Afraid of the Night

Afraid of the Night

From Chicken Soup for the Soul: Stories of Faith

Afraid of the Night

For what is it to die, but to stand in the sun and melt into the wind? And
when the Earth has claimed our limbs, then we shall truly dance.

~Kahlil Gibran

Death came to call most often in the early morning hours. Sometimes peacefully, taking my patient as he dreamed. Sometimes violently, with a rattle deep in the throat. Sometimes Death came like a refreshing breeze and carried away my long-suffering patient like a buoyant kite cut loose in the wind, leaving her pain behind. Sometimes it was only after much pumping and pounding and fluids and medications and electrical shocking that we allowed Death to come. But, for whatever rationale, it was my personal observation that Death came to call most frequently in the early morning hours, and for that solitary reason I came to dread the night shift.

Until Olga.

Olga was a terminal-cancer patient whose family could no longer endure the hardship of caring for her at home. It was the family decision, with this strong matriarch leading the family, to place her in one of the beds our tiny hospital designated for long-term, palliative care. Olga firmly insisted they pay only for thirty days because she had chosen the Fourth of July to be her “freedom day”—her chosen day to die. Her doctor, on the other hand, stated his expectations. Although she was terminal, she would probably live three to six months, and her demise would be a slow and probably very painful process. He gave orders to provide comfort measures and allow complete freedom for family visitation.

The family came faithfully every day, often staying for hours talking or just sitting with Olga and listening to the radio perpetually playing the Christian music she loved. When the song “I Give You Love” would play, Olga smiled broadly and announced, “That’s my favorite song. That’s the last song I want to hear when I die.”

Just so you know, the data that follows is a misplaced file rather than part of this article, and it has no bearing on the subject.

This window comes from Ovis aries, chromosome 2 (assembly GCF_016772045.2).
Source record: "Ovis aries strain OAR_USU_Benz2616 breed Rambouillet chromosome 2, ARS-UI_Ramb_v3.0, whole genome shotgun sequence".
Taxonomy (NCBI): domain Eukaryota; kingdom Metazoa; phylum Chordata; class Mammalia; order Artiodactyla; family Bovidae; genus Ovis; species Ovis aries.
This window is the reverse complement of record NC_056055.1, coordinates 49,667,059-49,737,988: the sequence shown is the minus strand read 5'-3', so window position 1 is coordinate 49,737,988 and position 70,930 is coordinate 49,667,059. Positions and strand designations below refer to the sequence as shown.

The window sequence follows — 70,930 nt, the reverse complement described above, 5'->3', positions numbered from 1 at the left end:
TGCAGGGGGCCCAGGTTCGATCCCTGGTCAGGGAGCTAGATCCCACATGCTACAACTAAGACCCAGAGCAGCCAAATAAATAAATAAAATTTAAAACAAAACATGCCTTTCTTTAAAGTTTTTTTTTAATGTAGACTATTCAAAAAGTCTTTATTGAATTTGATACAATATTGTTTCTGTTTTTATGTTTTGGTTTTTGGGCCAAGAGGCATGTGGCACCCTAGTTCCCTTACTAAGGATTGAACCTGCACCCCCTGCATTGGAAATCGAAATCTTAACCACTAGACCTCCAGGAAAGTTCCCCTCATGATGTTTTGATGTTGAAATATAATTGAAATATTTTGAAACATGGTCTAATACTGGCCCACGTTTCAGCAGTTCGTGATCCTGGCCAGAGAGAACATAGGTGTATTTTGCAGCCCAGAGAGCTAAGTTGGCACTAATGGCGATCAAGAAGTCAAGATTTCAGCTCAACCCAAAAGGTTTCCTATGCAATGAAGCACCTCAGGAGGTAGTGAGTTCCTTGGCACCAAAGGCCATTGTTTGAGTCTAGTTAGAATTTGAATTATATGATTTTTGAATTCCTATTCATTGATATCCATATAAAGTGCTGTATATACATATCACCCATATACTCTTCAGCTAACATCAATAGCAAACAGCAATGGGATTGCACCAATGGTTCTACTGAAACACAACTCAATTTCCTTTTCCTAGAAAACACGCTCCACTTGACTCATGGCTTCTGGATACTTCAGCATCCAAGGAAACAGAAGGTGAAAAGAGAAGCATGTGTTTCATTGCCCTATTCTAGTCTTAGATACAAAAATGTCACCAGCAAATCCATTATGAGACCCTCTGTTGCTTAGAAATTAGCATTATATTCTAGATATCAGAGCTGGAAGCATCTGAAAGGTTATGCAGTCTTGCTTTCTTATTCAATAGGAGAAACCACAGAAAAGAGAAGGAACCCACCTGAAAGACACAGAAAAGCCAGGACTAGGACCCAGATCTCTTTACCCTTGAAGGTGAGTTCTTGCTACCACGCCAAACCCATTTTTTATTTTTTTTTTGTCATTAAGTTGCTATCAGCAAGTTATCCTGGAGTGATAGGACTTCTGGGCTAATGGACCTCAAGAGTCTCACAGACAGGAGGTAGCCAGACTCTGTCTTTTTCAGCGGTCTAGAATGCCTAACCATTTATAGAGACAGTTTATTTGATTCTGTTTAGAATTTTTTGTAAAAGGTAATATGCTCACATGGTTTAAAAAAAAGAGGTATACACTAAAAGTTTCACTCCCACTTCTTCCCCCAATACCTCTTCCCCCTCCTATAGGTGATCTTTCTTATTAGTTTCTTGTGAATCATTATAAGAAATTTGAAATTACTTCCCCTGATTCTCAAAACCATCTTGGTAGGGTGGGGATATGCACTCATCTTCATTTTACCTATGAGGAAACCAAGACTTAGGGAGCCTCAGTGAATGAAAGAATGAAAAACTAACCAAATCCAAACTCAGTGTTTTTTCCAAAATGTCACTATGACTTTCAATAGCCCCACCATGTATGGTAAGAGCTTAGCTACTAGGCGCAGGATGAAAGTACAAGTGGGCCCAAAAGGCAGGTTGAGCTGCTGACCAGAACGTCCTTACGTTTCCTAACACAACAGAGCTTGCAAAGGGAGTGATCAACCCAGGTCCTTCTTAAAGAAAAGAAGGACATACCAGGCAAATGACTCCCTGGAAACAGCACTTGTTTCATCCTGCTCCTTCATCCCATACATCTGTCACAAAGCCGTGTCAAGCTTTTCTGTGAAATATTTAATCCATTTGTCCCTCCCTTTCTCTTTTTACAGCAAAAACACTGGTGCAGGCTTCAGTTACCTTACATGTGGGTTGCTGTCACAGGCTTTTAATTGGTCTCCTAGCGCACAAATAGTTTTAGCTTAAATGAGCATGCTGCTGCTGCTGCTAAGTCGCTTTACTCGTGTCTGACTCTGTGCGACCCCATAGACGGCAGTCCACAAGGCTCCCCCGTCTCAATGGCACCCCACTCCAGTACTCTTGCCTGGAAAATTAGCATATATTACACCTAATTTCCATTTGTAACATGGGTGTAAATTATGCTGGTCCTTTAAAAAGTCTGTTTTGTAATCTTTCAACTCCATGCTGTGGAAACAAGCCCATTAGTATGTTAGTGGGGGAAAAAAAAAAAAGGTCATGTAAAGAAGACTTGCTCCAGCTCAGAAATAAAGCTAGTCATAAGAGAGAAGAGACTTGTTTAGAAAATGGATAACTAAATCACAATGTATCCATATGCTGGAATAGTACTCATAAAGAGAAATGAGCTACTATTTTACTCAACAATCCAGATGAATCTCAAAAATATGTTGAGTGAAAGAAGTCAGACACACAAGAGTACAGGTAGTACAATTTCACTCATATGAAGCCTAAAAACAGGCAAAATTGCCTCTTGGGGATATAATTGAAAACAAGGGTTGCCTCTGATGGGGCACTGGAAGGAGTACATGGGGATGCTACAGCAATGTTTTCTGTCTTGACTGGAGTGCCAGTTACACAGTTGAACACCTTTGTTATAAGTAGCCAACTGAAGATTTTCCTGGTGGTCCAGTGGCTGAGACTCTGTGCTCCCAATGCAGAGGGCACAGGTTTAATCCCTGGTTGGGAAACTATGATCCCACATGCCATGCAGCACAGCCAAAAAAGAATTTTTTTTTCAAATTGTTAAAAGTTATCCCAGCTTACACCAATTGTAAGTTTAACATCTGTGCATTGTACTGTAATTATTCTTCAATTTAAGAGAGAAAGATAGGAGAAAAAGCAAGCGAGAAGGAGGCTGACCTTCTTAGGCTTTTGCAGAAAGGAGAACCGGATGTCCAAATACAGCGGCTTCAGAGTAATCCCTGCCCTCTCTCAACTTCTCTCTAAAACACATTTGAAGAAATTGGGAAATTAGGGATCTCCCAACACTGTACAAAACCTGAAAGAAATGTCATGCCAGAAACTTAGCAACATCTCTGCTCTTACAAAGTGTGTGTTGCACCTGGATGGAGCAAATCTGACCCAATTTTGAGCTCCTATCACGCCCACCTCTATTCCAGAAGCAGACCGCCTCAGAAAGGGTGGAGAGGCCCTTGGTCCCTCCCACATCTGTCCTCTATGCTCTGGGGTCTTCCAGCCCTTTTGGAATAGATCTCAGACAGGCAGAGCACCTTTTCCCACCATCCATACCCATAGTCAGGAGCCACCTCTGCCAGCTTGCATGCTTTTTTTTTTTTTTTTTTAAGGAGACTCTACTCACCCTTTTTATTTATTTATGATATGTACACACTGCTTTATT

On the night of July third, I came on duty as charge nurse for the night shift. According to report, Olga’s family had been in to see her that evening and left instructions for the nurses not to call them if “it happened,” as they had all said their goodbyes. “Please allow Reverend Steve to sit with her,” they said. “He wants to accompany her in her passage.” With the warped humor only nurses understand, the evening shift joked, “Olga’s vital signs are stable and there’s nothing physiologically to indicate her death is imminent. Lucky you. You’re going to have to deal with Olga in the morning, and boy is she going to be mad that she’s still here!”

But, things are different at night. Night is when we are closer to ourselves, and closer to our cardinal truths and ideas. I checked on Olga and, pulling her covers up around her shoulders, whispered, “Good night, beautiful lady.”

Olga smiled and whispered back, “Good night and goodbye. You know, tomorrow is my freedom day.” A warm sense of calm settled about my shoulders—a strong but strangely comforting awareness that she might be right, even though it went against logic, reason and educated predications. Though her vital signs were unchanged, I left the room feeling Olga was very much in control of her destiny.

Throughout the night, Mary, the other nurse on duty, and I turned Olga and provided care. Reverend Steve sat holding her hand, and together they listened as the radio softly played one song after another. When we returned to her room mid-shift, Olga did not arouse as we gently repositioned her.

At 6:00 A.M., just as the sun cast a warm rosy glow through the windows, Mary and I returned to her room. Reverend Steve requested we wait just a few minutes as he felt Olga was “almost through her passage.” As I stood at the foot of her bed watching this young minister accompanying Olga to her journey’s door, I was filled with awe and a sense of envy of the mastery this strong and beautiful woman had over her life. Out of habit, I checked my watch and began counting her respirations, one—two—three. At that moment, a song began on the radio and a smile spread over Olga’s sleeping face. “I Give You Love”—four—five—six....

Olga accomplished not one, but two of her last life goals. The Fourth of July was her day of freedom from the pain of her disease. And the last song she ever heard was her favorite.

I have often remembered that night over the years and felt that Olga’s story should be told. Because this strong and beautiful woman chose not to “rage against the dying of the light,” but to accept it—even welcome it—as entry into the light. Because of Olga I have a much deeper appreciation for endings and beginnings, for the cycles of life and death.

And, because of Olga, I no longer fear the night.

~Nancy Harless

Chicken Soup for the Nurse’s Soul

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